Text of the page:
Happy New Year, everybody– It’s resolution time!
Last year, for whatever reason, instead of my usual lofty list of goals, hopes, and dreams for the new year, I made a simple list of three Things To Do in 2008. I wanted only to read more books, to go to the Gulf Islands, and to take a vacation. (Go big or go home, right? Heh.) Well, that’s all fine and dandy– after all, it’s easier to keep New Year’s resolutions if they’re simple and small– but this year, my resolutions are going back to BIG.
As usual, I have a plethora of things I would like to accomplish and/or stick to in 2009, ranging from the very mundane (e.g. I would like to learn how to swim) to the very deep and introspective. There is no question in my mind that this year, my biggest focus will be on developing and maintaining a spiritual practice I can call my own.
I resolve to honour my intuition and to cultivate a daily spiritual practice.
This might not seem like such a big deal for many people, but for me, it’s something huge. After all, I grew up very Catholic and then spent most of my teenage and adult life to date resisting organized spirituality in all forms (but especially the Christian and Catholic ones). For the most part, I was and have been hyper-critical of religious dogma, very skeptical of church and/or mass, and positively allergic to the words ‘Jesus’ and ‘Christ’, to name a few.
That said, I have always had respect and admiration for other people’s faith(s) and have been able to appreciate religious rites and rituals from the outside, just as a scholar appreciates her subjects of observation. I love visiting churches, temples, synagogues, and mosques, and I have an ongoing fascination with all sorts of religious icons. But for a decade or so, my own religious practices have consisted of reading a few new age books and nursing an earnest but vague sense of love and awe for something I call the Universe. So for me to feel drawn to a semi-organized form of spirituality again is a very big thing. At least it seems that way to me.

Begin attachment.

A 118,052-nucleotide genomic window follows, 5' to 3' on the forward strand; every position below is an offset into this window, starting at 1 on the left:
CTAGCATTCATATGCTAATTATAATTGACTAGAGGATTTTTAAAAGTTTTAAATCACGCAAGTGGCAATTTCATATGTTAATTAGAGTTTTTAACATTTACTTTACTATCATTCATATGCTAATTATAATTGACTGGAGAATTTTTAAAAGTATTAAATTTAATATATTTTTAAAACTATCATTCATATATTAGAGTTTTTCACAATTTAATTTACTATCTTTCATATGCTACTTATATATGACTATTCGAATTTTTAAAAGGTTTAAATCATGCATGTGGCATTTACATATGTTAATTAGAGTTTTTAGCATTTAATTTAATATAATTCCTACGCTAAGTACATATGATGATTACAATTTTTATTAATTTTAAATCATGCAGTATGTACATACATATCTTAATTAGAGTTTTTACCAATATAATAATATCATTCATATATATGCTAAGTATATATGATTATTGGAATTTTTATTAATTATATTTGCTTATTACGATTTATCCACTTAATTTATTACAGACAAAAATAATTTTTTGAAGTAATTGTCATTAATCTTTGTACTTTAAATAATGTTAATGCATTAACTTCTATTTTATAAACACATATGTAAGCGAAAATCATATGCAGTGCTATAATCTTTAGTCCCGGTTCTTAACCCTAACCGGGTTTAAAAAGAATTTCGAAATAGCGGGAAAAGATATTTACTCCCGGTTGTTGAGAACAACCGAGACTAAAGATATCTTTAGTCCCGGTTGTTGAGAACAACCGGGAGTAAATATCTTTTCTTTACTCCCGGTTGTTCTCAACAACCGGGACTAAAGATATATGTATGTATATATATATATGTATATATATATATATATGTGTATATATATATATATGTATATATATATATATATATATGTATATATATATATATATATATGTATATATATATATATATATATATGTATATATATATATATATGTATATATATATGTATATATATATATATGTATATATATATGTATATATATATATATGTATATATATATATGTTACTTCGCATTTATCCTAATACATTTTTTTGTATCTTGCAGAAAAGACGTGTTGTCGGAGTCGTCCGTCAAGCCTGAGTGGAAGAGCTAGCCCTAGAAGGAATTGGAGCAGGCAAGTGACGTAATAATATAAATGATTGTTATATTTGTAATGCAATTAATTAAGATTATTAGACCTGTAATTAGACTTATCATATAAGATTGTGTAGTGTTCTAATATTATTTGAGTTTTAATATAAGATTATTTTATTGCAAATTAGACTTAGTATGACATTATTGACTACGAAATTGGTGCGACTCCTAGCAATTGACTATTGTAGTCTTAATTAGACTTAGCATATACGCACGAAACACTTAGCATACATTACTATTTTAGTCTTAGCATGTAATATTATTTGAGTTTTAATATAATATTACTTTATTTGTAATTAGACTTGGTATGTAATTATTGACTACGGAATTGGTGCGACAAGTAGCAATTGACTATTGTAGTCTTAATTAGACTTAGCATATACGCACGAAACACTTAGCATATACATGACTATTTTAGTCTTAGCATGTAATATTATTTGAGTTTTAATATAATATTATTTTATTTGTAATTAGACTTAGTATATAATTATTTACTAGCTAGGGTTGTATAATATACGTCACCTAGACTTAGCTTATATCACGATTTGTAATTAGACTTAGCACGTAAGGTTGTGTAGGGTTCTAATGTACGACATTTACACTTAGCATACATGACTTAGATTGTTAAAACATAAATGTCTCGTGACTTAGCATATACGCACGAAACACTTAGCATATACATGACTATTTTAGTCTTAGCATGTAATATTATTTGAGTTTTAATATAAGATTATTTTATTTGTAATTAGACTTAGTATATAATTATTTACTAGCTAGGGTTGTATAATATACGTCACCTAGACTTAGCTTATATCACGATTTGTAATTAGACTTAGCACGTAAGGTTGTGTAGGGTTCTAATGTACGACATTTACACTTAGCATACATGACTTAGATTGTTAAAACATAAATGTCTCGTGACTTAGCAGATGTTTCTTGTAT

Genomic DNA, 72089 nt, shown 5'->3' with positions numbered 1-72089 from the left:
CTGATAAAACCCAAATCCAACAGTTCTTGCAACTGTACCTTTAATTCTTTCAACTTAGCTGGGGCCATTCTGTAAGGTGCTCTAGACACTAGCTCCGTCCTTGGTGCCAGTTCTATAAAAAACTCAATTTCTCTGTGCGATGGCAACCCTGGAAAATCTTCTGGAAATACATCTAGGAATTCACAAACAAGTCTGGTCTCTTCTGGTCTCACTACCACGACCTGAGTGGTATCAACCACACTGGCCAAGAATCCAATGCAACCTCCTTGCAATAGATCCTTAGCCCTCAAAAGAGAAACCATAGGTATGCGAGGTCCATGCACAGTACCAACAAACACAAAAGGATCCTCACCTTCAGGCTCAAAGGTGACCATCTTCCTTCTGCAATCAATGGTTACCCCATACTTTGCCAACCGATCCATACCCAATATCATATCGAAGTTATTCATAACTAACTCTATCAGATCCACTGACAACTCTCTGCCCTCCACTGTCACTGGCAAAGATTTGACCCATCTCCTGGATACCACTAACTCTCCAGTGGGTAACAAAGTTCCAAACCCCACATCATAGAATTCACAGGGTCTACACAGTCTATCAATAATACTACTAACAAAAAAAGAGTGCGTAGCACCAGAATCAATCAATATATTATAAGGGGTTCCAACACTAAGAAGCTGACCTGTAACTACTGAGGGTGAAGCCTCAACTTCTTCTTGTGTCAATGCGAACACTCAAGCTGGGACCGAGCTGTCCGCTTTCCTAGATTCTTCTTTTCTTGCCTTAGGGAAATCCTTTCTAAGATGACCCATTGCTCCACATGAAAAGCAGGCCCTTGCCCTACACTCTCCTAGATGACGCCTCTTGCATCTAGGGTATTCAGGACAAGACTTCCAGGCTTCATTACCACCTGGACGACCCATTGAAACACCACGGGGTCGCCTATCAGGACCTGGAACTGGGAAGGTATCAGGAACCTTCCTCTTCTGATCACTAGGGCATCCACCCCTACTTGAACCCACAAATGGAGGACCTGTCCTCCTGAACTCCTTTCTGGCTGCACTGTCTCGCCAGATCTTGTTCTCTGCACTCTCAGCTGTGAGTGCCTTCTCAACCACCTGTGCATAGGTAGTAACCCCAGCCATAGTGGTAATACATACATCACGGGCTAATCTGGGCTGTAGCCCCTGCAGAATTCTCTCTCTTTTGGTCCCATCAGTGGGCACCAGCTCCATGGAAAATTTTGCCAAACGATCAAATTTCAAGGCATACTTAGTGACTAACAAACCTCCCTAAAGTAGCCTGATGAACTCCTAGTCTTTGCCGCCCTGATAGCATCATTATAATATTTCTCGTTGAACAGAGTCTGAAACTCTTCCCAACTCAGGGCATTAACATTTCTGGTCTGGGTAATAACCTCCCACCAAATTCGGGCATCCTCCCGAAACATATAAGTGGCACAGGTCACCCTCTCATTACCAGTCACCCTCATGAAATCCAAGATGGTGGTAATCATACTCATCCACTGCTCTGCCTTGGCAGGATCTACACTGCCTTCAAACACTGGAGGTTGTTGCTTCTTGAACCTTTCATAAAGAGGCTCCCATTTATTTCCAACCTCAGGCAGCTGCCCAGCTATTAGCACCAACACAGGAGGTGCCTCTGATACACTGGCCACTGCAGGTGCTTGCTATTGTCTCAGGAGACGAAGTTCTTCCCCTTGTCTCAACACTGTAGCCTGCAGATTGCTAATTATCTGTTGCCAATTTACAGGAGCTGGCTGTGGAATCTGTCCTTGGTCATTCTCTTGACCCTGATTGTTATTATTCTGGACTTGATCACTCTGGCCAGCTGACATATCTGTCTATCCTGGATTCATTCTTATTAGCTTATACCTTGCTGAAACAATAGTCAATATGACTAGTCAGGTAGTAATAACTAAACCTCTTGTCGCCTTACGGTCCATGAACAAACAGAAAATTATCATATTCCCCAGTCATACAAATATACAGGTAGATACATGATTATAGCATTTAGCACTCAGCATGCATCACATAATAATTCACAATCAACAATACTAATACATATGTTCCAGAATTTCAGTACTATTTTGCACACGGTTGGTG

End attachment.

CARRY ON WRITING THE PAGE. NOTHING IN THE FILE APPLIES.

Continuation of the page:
I will not be going back to church or reading the Bible again (and part of my new year’s resolution is to stop apologizing for that!). But I will be starting to meditate and chant regularly with a group of other like-minded individuals. Plus, I have enrolled in a course with Marty to learn ways of incorporating spiritual principles into everyday practices, and it is my hope that, throughout 2009, spirituality will become a less impersonal and fearful entity to me than it is right now (and has been in the past).
And you? What are your resolutions for 2009, if any?